Crispy Tofu Buddha Bowl with Tangy Ponzu Sauce Recipe

posted by Crystal

Enjoy the best of Japanese plant-based cuisine in this Crispy Tofu Buddha Bowl starring pan-seared tofu flavored with homemade ponzu sauce and topped with nutty sesame seeds.

When it comes to eating sustainably and colorfully, we’ve started thinking more in terms of a simple, nutritious one-bowl meal.

Essentially, a Buddha bowl is a one-bowl arrangement of nutritious foods. The term comes from the appearance of the bowl, packed so full of goodness that it resembles the rounded belly of Buddha!

It starts with a base of grains or greens. Then you scoop in two big handfuls of vegetables. Add in a lean protein. Finish it with a savory sauce or dressing plus a sprinkle of crunch.


Use up leftovers or what you have on hand!

The Buddha Bowl formula is so flexible. We want you to reinvent leftovers into another meal that tastes completely different with the choice of flavorful sauce and a crunchy topping!

  • For grains: what do you have on hand? Rice, quinoa, barley? Use what you have. 
  • For veggies: what’s in the refrigerator? Raid your veg drawer, and chop up your favorites. 
  • For lean protein: we chose crispy tofu (we’ll teach you how to make it), or maybe you have leftover roasted chicken or pork chop?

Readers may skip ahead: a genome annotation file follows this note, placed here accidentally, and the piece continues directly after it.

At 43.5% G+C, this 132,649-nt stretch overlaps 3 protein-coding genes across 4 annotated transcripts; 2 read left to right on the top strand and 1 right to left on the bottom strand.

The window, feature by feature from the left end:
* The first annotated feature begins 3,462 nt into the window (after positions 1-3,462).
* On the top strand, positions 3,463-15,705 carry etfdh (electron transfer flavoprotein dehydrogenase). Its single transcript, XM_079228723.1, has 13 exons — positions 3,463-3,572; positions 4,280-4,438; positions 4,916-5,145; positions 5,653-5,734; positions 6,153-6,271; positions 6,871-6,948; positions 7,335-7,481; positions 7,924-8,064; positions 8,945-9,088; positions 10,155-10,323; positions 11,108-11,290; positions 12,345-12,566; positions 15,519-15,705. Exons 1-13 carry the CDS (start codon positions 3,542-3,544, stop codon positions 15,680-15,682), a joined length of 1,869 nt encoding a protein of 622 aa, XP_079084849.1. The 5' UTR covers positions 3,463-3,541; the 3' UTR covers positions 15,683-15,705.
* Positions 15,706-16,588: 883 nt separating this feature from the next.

• For sauce: let’s make a homemade Japanese citrusy soy sauce – or just use store-bought bottle. 
  • For crunch: we love sesame seeds! What do you like?

For this Crispy Tofu Buddha Bowl, here’s our formula: 

How to make Crispy Pan-Seared Tofu

The key to extra crispy tofu is to remove as much water as possible. If you have time, press the tofu between two plates or under a baking sheet topped with a heavy can of tomatoes for 15 minutes. Discard the water. Pat the tofu very dry on both sides with paper towel. 

  1. Cut extra firm tofu into thick slices. Pat very dry with paper towel.
  2. Brush on a little bit of soy sauce on both sides
  3. Heat up your frying pan with a little oil. Brown the tofu on each side.
  4. Brush more soy sauce sauce as you go.

What is Ponzu Sauce?

Available online and in Asian supermarkets, Ponzu sauce is a it’s a brightened up kind of soy sauce–a savory, piquant dressing that freshens up any dish with its citrusy-soy flavor.

The sauce is delicious because it hits every single flavor note:

  • sour
  • salty
  • sweet
  • savory

Store bought Ponzu Sauce is easy to find. The most popular brand is Kikkoman, which is perfect. 

My favorite brand is Mizkan Ponzu (it’s a 200-yr old family-owned brand from Japan). I also like this brand sold on Thrive, which contains no oil, refined sugar, artificial coloring, additives, or preservatives.

How to make homemade Ponzu Sauce

To make 1 cup of Ponzu, whisk together:

  • 1/2 cup low sodium soy sauce
  • 1/2 cup lemon juice and/or orange juice (I like a combo)
  • 2 tablespoons water
  • 2 tablespoons mirin (Japanese sweet cooking wine) – or substitute with 2 tablespoons sake or water + 2 teaspoons sugar)

Alternative Crunchy Topping: Furikake!